5. And in spite of everything, the story has an ending that, if not conventionally happy, is ultimately uplifting and hopeful.
I expected to cry my eyes out. There was quite a bit of sobbing in the theater (which was sold out, for the fourth show in a row). But I didn't let go until that night, when we were home and the full force of it hit me. I'm still haunted by it.

If this sounds melodramatic, please consider that I've waited my whole life to see gay relationships handled on screen without being hampered by bad acting, low-budget production values, soft-porn styling, underlying homophobia, or compromise of any kind. As far as I'm concerned, the true gay experience has been absent from mainstream film...until now.

Ang Lee, you done good by us. And I'm much obliged.

Friday, December 16, 2005


I found out about two years ago something I'd never known: I was a breech birth. Instead of arriving in the world head first, which is the usual procedure, the first glimpse anybody got of me was the other end. And I've been doing things ass-backwards ever since.

For example, sending Christmas cards. Did you get my card yet? No? Here's why.

Unlike many people, I unabashedly love Christmas. Except for those few dark years with Mr. Ex, it has never been a source of stress. I don't fuss about finding the Perfect Gift or run madly from party to party forcing myself to be cheerful. I am cheerful. I don't find myself wishing for the holidays to be over so we can get back to normal. The normal part of winter in Chicago is like the grimmest part of a Bergman film run in an endless loop. Feh.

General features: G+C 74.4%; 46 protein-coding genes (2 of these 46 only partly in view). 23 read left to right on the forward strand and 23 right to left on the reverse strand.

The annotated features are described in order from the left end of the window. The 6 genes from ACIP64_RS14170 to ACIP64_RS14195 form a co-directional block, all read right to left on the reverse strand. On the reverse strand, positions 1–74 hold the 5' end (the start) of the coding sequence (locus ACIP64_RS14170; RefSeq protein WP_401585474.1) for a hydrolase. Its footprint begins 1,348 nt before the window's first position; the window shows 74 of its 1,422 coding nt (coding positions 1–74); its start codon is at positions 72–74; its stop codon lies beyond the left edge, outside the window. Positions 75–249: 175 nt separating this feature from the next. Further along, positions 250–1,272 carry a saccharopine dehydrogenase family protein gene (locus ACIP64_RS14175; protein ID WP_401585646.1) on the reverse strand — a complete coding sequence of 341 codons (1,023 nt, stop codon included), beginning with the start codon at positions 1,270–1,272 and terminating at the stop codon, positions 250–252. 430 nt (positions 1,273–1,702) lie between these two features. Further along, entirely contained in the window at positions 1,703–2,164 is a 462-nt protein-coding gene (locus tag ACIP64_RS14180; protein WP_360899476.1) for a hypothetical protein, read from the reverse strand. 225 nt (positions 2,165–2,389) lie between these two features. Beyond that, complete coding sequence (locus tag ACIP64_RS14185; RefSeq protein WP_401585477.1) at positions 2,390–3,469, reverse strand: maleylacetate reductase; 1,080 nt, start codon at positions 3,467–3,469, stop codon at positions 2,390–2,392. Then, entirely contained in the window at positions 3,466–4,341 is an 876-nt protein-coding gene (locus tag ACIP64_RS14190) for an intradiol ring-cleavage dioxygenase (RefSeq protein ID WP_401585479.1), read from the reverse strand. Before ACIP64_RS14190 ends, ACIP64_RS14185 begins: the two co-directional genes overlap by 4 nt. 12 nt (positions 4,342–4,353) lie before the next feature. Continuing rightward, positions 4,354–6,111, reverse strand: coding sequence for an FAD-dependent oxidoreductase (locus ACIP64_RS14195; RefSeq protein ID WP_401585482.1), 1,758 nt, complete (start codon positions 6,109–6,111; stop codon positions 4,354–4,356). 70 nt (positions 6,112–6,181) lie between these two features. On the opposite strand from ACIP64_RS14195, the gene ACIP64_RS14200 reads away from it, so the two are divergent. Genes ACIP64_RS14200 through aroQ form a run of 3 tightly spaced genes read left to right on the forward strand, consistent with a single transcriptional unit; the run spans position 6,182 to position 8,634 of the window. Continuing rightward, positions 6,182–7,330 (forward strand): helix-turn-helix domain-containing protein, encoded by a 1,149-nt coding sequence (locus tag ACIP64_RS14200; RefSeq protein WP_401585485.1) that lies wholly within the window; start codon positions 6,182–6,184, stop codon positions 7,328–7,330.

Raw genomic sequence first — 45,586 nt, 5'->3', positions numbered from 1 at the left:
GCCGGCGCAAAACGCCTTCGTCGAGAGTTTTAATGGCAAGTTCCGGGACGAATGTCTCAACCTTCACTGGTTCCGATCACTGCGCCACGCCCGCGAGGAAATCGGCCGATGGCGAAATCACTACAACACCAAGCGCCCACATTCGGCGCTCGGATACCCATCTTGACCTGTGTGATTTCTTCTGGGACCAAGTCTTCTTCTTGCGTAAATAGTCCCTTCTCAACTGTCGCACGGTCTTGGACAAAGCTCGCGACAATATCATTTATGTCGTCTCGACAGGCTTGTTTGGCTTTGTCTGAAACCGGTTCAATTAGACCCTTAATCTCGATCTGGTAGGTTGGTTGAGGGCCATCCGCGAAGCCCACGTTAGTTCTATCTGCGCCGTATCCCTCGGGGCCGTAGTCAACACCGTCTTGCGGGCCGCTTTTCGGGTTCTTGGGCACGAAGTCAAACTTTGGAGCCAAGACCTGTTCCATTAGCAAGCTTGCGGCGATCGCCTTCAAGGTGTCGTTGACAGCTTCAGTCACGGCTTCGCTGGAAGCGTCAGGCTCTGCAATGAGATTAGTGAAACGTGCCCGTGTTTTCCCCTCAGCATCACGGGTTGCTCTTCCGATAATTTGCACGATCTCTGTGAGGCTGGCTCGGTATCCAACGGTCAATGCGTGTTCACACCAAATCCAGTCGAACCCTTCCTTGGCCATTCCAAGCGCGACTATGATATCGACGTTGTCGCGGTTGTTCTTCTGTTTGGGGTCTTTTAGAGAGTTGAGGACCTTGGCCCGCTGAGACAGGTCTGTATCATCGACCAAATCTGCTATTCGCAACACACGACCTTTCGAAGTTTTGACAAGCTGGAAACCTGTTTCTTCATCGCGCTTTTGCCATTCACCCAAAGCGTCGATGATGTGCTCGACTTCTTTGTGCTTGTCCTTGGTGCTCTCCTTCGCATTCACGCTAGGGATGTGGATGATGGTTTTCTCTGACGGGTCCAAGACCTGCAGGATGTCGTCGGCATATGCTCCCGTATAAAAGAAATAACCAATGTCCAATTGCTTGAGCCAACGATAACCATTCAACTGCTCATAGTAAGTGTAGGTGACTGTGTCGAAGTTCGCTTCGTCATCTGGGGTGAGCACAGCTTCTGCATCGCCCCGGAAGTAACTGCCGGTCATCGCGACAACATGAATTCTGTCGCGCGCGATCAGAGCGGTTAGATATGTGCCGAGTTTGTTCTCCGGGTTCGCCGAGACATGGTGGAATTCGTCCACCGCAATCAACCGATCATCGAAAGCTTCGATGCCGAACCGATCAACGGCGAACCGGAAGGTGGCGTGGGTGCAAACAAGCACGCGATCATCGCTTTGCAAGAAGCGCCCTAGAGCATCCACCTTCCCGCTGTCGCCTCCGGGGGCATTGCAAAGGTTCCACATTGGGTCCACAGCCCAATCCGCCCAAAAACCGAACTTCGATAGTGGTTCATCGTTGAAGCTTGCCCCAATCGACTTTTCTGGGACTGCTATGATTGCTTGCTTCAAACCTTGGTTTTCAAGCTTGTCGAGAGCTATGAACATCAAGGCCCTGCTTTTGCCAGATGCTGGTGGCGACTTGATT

This doesn't mean I'm one of those people who merrily get the shopping wrapped up before the frost is on the pumpkin. Heavens, no. The extra demands of the Christmas season deal a knock-down blow to my already faltering grip on organization. I gave up sending cards years ago because I knew perfectly well there was no way I'd get them all addressed and stamped and to the mailbox on time.

Organizationally, I'm an unqualified mess in December. I just don't get stressed out about it.

When I grow up, though, I would like to be like James. Have you read James's excellent blog? Probably you have. He's a popular fellow, and deservedly so.

If you haven't, I'll give you the synopsis. Handsome James writes about his knitting, which displays a sense of color and pattern unlike anyone else's; and his domestic projects, which are often enough to make Martha Stewart sink down into an armchair and call for a double vodka.

James is not a man who requires the administration of sal volatile after writing a note to the paper boy. Oh, no. James is a man who managed to get an adorable bundle of New Zealand-related goodies from his part of Oceania to my part of the Great Lakes before I made my first trip to by Frango mints from Marshall Field's. And he wrapped the goodies in knitted fair isle gift wrap with a knitted bow.

James, you're a wonderful guy. And I wish you a Merry, Merry Christmas. And I wish you would knock it off for a little while because you're making the rest of us tired just watching you.

Also in the overachiever category we have Ted, a new blogger and masterful knitter and spinner. Ted, who apparently feels I don't have enough to do with my free time, has sent me Charlene Schurch's Sensational Knitted Socks, which had the intended effect of reviving my interest in sock knitting. I didn't know about this book, had never seen it, and it turned out to be the sock book I'd been hoping to find. Clear, concise, attractive, and not shaped like a sock. Now I have to go buy sock yarn. Great.

Ted also sent along a CD called Joyous Light featuring a soprano, Isabel Bayrakdarian, who had somehow managed to fly under my radar. I rather like this album, which is a to say that since it arrived I have been unable to stop listening to it. Now I have to go out and buy absolutely everything else ever recorded by Ms. Bayrakdarian.

Ted, honey, thank you so much. And thanks, also, from the yarn and music retailers who will now be claiming a larger portion of my monthly paycheck.